Instructor: Matt Jabloner, a member of the BARN woodworkers’ steering committee, is a professional engineer by trade. He has been a woodworker from before he can remember. He likes to incorporate end grain and rivets as design elements in his work. He has an unhealthy affection for vintage (but functional) hand tools. Denise Kircher will assist.
Hone your woodworking skills as you build a showpiece liquor cabinet and wine rack that opens up to reveal a serving area.
Designed for woodworkers who are checked out for using the major tools in the BARN woodshop, this class will walk you through the process of buying wood, milling it to different dimensions, and building the basic cabinet plus components that include the wine rack and a drawer.
Students will purchase their own wood for this class, so you can be as thrifty or as indulgent as you wish. The initial, two-hour session will go over how much wood to purchase and the design considerations involved in selecting the type or types of wood. Then there will be a two-week break to allow time to buy the wood.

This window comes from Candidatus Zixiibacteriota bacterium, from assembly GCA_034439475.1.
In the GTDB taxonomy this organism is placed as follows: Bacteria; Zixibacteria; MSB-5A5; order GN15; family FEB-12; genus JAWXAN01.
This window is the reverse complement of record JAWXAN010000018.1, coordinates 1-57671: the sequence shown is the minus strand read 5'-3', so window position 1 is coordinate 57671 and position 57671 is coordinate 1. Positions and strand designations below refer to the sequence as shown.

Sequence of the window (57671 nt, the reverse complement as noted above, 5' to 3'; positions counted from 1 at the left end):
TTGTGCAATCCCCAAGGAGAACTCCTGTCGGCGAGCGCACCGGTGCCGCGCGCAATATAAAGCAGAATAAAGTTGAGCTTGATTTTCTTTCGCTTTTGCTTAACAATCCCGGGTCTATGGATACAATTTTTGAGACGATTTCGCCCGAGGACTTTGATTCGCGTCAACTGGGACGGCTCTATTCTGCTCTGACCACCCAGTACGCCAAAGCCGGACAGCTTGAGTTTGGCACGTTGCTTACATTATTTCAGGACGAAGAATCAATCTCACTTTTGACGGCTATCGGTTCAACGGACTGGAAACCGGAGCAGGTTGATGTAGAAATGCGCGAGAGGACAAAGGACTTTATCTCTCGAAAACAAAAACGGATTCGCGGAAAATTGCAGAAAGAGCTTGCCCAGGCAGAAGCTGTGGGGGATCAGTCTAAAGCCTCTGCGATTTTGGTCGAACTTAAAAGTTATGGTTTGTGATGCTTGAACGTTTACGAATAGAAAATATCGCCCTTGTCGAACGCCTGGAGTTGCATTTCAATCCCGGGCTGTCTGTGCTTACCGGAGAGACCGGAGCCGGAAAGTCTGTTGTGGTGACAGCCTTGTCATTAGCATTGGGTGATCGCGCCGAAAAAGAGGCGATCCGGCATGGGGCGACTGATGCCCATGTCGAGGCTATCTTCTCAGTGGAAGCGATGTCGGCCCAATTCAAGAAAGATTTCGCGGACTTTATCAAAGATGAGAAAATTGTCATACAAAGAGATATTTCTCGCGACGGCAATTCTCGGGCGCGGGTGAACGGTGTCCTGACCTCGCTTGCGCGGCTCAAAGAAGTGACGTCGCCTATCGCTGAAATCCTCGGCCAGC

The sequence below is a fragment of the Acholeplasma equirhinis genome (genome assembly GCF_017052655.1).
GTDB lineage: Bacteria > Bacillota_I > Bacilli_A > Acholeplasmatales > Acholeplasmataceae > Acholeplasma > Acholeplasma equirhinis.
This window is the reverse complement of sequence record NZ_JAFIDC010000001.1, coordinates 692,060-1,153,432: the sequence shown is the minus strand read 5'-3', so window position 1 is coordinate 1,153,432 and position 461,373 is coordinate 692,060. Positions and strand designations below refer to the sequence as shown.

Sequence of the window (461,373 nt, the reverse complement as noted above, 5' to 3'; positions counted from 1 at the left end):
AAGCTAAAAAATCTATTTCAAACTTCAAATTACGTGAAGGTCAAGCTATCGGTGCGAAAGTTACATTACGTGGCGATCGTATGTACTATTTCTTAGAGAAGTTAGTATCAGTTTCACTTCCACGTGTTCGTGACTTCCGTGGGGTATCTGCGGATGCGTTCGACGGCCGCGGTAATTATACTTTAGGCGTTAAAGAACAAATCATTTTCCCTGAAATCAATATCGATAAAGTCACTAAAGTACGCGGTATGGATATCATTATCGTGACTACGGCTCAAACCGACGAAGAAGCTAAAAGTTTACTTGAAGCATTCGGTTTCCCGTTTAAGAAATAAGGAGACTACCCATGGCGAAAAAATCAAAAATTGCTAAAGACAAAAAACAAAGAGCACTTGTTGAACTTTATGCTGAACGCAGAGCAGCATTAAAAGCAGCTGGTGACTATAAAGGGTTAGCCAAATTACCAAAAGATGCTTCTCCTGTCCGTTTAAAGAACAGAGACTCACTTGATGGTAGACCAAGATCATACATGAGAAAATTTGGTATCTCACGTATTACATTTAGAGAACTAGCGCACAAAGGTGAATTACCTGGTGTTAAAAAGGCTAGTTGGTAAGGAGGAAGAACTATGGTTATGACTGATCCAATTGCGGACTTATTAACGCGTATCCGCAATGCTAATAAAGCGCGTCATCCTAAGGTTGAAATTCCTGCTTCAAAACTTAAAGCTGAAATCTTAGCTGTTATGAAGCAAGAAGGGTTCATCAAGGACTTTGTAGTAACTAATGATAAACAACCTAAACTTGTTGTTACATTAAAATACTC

The 10 hands-on sessions that follow will be three hours each.
Instructors: Mike Gearheard, assisted by Ted Newman. Mike has built several of these cabinets, for his house and as gifts. Ted studied woodworking and assisted in classes at the Center for Furniture Craftsmanship in Rockport, Maine. Both are active in BARN's woodworker group and volunteer as safety monitors.
BARN woodturners are invited to meet other woodturners, share tips and projects, and help maintain equipment at this monthly gathering. We'll also have time to work on projects and make some shavings.
Free for members; $10 for non-members. No need to register beforehand.
Instructors: Joe Dunstan
Get involved with BARN: Become a docent! Do you love connecting with people? Are you enthusiastic about BARN and it's community concept?
We love to show people around our beautiful facility and hope you will too! As a Docent you'll welcome individuals to the building and then show them around our eleven artisan studios. You will learn the story of BARN - where we've come from and where we are hoping to go and then share that information with our guests.